Having drawn out of Anderson this emphasis on the nation as a concrete abstraction, we must part company with him, and focus on the crucial role of other identities in constituting nationalism. In a thought-provoking essay in Race, Nation, Class, Etienne Balibar points out that nationalism as a concept “never functions alone, but is always part of a chain in which it is both the central and the weak link”. I want to stress this: both the central and the weak link. In other words, nationalism is constantly being supplemented by other phenomena, and if we are properly analysing nationalism as a phenomenon, then we have to pay attention to these supplements. And three supplements are especially important for getting a better sense of Hindutva: communalism, and racism in its two forms as majoritarianism and supremacism. (There is also a fourth supplement, radical democracy, which is especially important for fashioning nationalist alternatives to majoritarianism and supremacism, but that will have to be the subject of another essay.)
It has long been recognised that nationalism and communalism are connected. The word communalism itself is peculiar to the Indian subcontinent and gained purchase, as Gyan Pandey shows in his book, during the Indian nationalist movement. For the Congress nationalists, communalism represented the bad nationalism, a nationalism which placed community above the nation. To think of communalism as a bad nationalism is, of course, completely unhelpful, all the more so now in view of Balibar’s insight that nationalism is incomplete in itself, the weak link that must be supplemented and completed in some way or the other.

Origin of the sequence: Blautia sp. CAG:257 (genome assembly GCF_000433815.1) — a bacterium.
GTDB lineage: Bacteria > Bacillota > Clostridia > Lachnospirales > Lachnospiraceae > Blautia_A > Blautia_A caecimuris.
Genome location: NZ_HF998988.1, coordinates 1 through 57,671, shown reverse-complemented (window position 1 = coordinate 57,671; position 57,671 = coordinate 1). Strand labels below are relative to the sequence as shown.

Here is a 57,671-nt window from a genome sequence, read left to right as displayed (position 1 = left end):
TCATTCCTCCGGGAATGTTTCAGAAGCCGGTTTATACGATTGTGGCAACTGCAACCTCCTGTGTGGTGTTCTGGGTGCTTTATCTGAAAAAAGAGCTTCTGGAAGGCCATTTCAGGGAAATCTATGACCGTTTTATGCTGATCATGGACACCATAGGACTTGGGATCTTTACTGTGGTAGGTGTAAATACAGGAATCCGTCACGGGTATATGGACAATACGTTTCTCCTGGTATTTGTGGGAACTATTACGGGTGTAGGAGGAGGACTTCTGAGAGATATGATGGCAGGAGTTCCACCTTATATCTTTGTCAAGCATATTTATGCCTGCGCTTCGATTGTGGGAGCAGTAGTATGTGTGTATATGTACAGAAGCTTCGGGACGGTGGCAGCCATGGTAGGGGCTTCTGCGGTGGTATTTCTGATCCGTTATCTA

At the same time, the concept of communalism is not an error. It actually reveals something very important, which is the phenomenon of patriotism. If we are to sharpen the contrast that many have suggested between patriotism and nationalism – for example, in the Indian context, Chris Bayly – then we could draw on Anderson and say that patriotism is the notion of place and community sustained by particularism. Premodern Maratha or Sikh or Bhil identities were often patriotic in this sense of drawing on the particular. Nor does patriotism disappear with modernity: Rakesh Singh Tikait’s tears, for example, activated precisely a Jat patriotism. (Once again, we must remember that patriotism and nationalism are not exclusive of each. Abstraction is a process, not a thing, and the same phenomenon can become patriotic or nationalistic in a flash, depending on its context.)
If particularism is one criterion that distinguishes patriotism from nationalism, the other is that the emphasis on equality is recessive here, at least in comparison to nationalism. Of course, Maratha, Sikh, Jat and Bhil polities arguably had a more egalitarian culture than other regions where the sense of patriotism was not strong, but let us not make too much of this egalitarianism. This egalitarianism is quite compatible with hierarchy, can even be embodied in hierarchies between Maratha, Bhil or Sikh chiefs and their followers.